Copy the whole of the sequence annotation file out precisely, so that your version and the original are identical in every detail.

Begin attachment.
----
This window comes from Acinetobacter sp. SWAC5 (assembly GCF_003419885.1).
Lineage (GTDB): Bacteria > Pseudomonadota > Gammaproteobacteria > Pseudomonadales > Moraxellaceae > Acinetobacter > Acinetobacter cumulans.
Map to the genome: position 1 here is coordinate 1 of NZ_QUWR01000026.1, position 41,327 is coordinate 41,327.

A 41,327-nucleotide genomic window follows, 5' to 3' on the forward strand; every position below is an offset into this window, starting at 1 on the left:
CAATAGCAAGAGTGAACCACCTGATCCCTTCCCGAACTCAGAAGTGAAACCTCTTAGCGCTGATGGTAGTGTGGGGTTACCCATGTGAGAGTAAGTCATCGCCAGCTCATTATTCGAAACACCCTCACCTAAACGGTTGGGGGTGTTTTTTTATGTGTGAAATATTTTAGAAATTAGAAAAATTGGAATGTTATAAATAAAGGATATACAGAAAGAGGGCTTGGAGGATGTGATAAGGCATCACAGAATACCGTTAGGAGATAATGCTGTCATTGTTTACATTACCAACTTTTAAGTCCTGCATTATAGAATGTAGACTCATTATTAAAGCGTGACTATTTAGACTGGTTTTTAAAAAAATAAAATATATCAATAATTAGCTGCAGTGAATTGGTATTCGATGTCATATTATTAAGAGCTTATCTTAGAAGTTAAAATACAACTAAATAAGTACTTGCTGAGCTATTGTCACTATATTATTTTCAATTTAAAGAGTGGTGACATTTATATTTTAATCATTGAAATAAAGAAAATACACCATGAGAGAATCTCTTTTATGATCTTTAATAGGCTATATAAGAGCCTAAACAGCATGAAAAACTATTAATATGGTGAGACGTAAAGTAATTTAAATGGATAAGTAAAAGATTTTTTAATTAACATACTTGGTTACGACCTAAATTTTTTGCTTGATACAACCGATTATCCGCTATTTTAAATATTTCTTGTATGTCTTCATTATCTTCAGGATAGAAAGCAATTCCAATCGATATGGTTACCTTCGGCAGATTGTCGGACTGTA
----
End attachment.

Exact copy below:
This window comes from Acinetobacter sp. SWAC5 (assembly GCF_003419885.1).
Lineage (GTDB): Bacteria > Pseudomonadota > Gammaproteobacteria > Pseudomonadales > Moraxellaceae > Acinetobacter > Acinetobacter cumulans.
Map to the genome: position 1 here is coordinate 1 of NZ_QUWR01000026.1, position 41,327 is coordinate 41,327.

A 41,327-nucleotide genomic window follows, 5' to 3' on the forward strand; every position below is an offset into this window, starting at 1 on the left:
CAATAGCAAGAGTGAACCACCTGATCCCTTCCCGAACTCAGAAGTGAAACCTCTTAGCGCTGATGGTAGTGTGGGGTTACCCATGTGAGAGTAAGTCATCGCCAGCTCATTATTCGAAACACCCTCACCTAAACGGTTGGGGGTGTTTTTTTATGTGTGAAATATTTTAGAAATTAGAAAAATTGGAATGTTATAAATAAAGGATATACAGAAAGAGGGCTTGGAGGATGTGATAAGGCATCACAGAATACCGTTAGGAGATAATGCTGTCATTGTTTACATTACCAACTTTTAAGTCCTGCATTATAGAATGTAGACTCATTATTAAAGCGTGACTATTTAGACTGGTTTTTAAAAAAATAAAATATATCAATAATTAGCTGCAGTGAATTGGTATTCGATGTCATATTATTAAGAGCTTATCTTAGAAGTTAAAATACAACTAAATAAGTACTTGCTGAGCTATTGTCACTATATTATTTTCAATTTAAAGAGTGGTGACATTTATATTTTAATCATTGAAATAAAGAAAATACACCATGAGAGAATCTCTTTTATGATCTTTAATAGGCTATATAAGAGCCTAAACAGCATGAAAAACTATTAATATGGTGAGACGTAAAGTAATTTAAATGGATAAGTAAAAGATTTTTTAATTAACATACTTGGTTACGACCTAAATTTTTTGCTTGATACAACCGATTATCCGCTATTTTAAATATTTCTTGTATGTCTTCATTATCTTCAGGATAGAAAGCAATTCCAATCGATATGGTTACCTTCGGCAGATTGTCGGACTGTA